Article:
Eric Wood is our featured associate this month. [...]
When you think of mentoring, what comes to mind? An older senior executive partnering with a young up and comer? This is what most people picture, but experience has taught me it’s so much more.
The window of what people often think mentoring applies to is very narrow. But it doesn’t have to be confined to a professional setting or to certain ages and roles. You can be a mentor to someone in your community with whom you have a personal connection, or if you are a young person, you might mentor an older person on how to use technology.
My hope is to challenge people to think about how they can make a difference, connect with people and build significant relationships.
I’ve had the opportunity to help people with this by leading mentoring modules as a part of Southern District ITE leadership training initiatives in various states. I think I’m becoming known as the “mentoring lady” in some circles, a title I’m happy to have. I’ve been blessed to have some great mentors during my career, so spreading a good word about mentoring is important to me.
At Sain, we have an informal mentoring approach. We’ve developed a culture that supports and encourages relationships among our staff. Sometimes we will seek sources for mentors outside the firm. In these situations, we can match our staff with others in our network that might be good advisors. And I’m always looking outside of Sain for people we can support and help.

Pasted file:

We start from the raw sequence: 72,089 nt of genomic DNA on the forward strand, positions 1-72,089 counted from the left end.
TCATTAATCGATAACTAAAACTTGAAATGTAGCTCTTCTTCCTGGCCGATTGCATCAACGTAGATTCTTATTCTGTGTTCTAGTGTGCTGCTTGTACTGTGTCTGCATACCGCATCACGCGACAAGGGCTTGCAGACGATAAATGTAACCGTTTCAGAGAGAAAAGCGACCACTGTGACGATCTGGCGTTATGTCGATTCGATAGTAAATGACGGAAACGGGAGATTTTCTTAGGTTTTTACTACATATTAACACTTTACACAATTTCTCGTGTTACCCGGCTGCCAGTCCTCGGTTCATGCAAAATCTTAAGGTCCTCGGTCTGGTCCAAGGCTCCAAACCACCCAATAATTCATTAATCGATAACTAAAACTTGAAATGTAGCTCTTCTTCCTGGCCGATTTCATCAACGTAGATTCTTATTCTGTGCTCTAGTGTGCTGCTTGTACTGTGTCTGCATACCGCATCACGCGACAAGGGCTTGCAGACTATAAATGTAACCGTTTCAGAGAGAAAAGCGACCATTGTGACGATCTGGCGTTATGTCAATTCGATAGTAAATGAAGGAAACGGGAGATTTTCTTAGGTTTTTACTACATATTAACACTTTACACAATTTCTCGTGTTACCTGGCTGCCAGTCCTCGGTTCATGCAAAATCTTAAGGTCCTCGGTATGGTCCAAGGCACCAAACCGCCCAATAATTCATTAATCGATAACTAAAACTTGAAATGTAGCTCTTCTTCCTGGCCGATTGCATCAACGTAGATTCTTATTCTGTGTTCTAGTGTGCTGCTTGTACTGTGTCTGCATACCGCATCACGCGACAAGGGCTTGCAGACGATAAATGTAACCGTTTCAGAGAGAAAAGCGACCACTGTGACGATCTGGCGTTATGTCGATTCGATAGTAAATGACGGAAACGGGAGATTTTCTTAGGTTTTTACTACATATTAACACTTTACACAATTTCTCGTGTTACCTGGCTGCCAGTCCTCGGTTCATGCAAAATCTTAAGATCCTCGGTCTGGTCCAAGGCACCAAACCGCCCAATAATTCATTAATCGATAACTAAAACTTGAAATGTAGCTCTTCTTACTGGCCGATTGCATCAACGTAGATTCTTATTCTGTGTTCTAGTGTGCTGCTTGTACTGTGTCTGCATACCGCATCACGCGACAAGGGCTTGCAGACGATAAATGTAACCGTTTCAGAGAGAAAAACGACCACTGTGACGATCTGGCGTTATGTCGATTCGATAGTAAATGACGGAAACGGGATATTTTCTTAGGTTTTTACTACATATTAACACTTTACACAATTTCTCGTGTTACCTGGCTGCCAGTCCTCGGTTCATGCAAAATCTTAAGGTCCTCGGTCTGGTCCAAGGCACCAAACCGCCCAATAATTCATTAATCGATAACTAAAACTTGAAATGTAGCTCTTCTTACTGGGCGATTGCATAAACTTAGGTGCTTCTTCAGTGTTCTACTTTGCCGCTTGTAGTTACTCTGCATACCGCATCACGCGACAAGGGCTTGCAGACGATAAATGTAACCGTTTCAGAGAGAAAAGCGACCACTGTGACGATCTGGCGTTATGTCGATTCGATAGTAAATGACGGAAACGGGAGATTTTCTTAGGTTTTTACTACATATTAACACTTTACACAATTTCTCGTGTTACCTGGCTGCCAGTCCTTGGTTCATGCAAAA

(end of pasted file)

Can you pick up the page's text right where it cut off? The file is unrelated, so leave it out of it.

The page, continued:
One of the things people need the most is encouragement, someone who will stand in the background as a cheerleader and coach. Sometimes people also need a kick in the pants. I’ve certainly experienced that. A prod from Jim Meads, Sain Principal and Owner, was what I needed a few years ago to tackle a big goal that I could have found all kinds of reasons not to do.
So the power of mentoring comes from how much it enriches our developmental growth with multiple sources and perspectives, not only as professionals but as individuals.
For those who have an interest in being a mentor, I always caution realism in your expectation about how much time it will take. Mentoring is about building a relationship with somebody. If you just dabble in it, no one will get much out of it.
Go in with your eyes wide open. There are many cheerful and fun things about mentoring, but it can also be hard when you become that engaged with another person. You’re not always going to be sharing the good parts of their life. Committing yourself to another person may mean you walk through some dark places with them.
To me, this is like treading on holy ground. I can’t imagine something more special or humbling than to walk through something that’s very tough with someone. The real value in mentoring comes from having a close relationship with another human being.
If mentoring is something you’ve been thinking about from either end of the spectrum, this is a great way to start connecting with people and building significant relationships. In a world that is becoming less human- and more technology-focused, mentoring relationships are needed more than ever.